…between good and evil

It’s Fashion Week here in Worn’s hometown of Toronto. The city’s herd of style writers are strapping on their slingbacks and straightening their ties to cover all the on-schedule and off-schedule shows about town. Our own herd of Wornettes will be invading the event that I am personally most excited for: the screening of Montreal designer Clayton Evans’ complexgeometries aw 2009 collection …between good and evil.

Evans speaks of his work as an examination of the conflict and co-existence of moral ideals: “informed by the grey area that exists between right and wrong, the collection explores a diversity of references including vigilantes, religious icons, toreadors, and ghostly apparitions.” No small feat. Evans has become a fashion blogger darling as of late, with glowing posts from the epic stylin’ ladies of Kingdom of Style and the Coveted. He combines strong, durable fabrics with more delicate ones, creating pieces without a defined “front” or “back.” Dramatic collars and capes can expose the body or create a restrained silhouette.

The name of your line comes from Buckminster Fuller, the architect. Can you tell me a little about how you decided on that?
I identify with a lot of Buckminster Fuller’s ideas about design and the responsibility of designers. I searched for a name for a long time, and when I hit on complexgeometries, with its balance between form and thoughtfulness, it just made sense.
***In 1949, Buckminster Fuller completed the design for his first geodesic dome. It’s the product of one of Fuller’s greatest architectural concerns – the marriage of technology and nature. That, and the post-war housing crisis, which he hoped the dome would solve.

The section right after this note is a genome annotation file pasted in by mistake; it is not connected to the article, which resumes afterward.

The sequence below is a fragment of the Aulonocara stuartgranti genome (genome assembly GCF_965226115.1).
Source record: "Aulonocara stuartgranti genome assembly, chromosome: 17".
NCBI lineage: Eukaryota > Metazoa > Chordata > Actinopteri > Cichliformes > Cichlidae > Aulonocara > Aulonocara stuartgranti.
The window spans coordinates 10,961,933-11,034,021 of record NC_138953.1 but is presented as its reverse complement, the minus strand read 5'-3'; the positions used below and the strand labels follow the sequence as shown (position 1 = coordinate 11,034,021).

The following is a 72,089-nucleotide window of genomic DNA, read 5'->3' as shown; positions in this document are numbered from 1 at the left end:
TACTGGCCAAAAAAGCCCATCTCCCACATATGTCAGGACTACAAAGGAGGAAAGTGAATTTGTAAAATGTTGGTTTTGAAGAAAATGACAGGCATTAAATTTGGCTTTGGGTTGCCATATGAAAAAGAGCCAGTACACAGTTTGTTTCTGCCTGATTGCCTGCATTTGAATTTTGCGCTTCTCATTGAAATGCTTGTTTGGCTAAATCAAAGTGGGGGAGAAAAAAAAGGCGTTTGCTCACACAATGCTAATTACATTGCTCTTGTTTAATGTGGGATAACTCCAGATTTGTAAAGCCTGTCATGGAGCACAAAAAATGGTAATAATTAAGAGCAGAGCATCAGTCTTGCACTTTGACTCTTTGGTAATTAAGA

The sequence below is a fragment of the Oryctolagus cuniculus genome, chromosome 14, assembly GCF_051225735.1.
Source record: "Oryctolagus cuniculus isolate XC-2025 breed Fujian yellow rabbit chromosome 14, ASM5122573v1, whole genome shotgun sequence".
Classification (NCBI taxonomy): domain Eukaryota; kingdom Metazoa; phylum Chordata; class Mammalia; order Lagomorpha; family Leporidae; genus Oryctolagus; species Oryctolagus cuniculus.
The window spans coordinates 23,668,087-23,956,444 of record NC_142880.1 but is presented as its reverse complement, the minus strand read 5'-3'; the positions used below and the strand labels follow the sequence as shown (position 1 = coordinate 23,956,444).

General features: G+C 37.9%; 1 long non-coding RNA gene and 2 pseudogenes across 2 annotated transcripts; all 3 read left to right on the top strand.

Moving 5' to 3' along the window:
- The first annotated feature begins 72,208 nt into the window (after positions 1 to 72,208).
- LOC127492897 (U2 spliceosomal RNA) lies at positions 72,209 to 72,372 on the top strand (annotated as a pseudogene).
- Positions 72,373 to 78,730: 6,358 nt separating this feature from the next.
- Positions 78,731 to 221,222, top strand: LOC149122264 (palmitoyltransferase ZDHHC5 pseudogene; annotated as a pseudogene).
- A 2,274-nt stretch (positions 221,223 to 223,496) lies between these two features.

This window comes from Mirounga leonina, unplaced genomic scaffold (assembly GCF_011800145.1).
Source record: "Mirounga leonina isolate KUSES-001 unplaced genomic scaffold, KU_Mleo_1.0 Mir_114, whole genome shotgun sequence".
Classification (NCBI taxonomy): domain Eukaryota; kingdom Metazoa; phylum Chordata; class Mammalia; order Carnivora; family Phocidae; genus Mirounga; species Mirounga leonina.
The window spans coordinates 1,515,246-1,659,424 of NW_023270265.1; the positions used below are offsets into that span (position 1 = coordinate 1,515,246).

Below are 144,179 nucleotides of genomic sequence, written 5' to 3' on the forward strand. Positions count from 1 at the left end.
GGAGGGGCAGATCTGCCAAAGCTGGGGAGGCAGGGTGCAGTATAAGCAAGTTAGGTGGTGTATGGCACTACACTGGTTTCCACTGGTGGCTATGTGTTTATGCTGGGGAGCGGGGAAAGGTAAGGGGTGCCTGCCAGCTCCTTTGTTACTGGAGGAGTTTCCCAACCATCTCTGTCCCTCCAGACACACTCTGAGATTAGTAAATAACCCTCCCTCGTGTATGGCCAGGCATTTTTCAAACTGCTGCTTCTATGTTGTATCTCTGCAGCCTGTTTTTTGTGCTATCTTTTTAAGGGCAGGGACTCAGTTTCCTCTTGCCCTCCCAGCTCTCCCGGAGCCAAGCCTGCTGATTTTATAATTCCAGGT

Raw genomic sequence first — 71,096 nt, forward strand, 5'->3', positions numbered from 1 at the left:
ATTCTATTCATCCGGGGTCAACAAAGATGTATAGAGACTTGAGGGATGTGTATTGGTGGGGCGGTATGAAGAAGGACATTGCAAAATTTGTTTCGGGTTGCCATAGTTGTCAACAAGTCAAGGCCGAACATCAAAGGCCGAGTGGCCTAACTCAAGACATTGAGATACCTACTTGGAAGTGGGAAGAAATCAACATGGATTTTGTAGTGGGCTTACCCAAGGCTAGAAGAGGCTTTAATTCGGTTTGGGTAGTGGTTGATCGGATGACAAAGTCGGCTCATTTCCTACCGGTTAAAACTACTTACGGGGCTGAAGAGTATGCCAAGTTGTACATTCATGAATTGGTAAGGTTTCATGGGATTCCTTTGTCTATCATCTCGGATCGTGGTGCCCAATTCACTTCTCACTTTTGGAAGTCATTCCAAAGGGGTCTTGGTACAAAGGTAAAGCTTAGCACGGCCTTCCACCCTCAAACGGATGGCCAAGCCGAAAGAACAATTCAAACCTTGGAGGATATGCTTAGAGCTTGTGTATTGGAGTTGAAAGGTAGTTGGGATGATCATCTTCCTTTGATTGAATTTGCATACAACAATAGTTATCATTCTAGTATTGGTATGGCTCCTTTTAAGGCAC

You’ve stated that with your previous collection, Sex of the Ancients, you came up with the title first and worked the collection around this idea. Did you follow a similar method with …between good and evil?
No, this collection was a little more organic, in that we started work on it before the theme solidified. The fashion calendar moves very quickly so we don’t always have time to wait for inspiration to hit. And because we’re a smaller line, we have more freedom to experiment; we don’t always follow the same process.
***Wish there were more hours in the day? Try polyphasic sleep, something Buck Fuller claimed he was able to do. For two years he slept a mere two hours a day.

Can you explain the film project a bit?
I wanted to present the collection in an unusual way, but video has become quite common. I thought it could be interesting to present the same collection from a few different perspectives. In an age when thoroughly conceived marketing strategies are the norm, giving five artists carte blanche seemed like a new approach. And it’s an approach that is consistent with complexgeometries values of engagement and versatility.
***Evans handed the camera over to five Montreal artists for his video, including regular Worn contributors Arianna and Stacy Lundeen.

You showed …between good and evil in New York this season, what was that event like?
OAK organized a party and offered us a venue to show the videos. The team at OAK have been big supporters, so it was great for us to be able to work with them. And they throw a great party.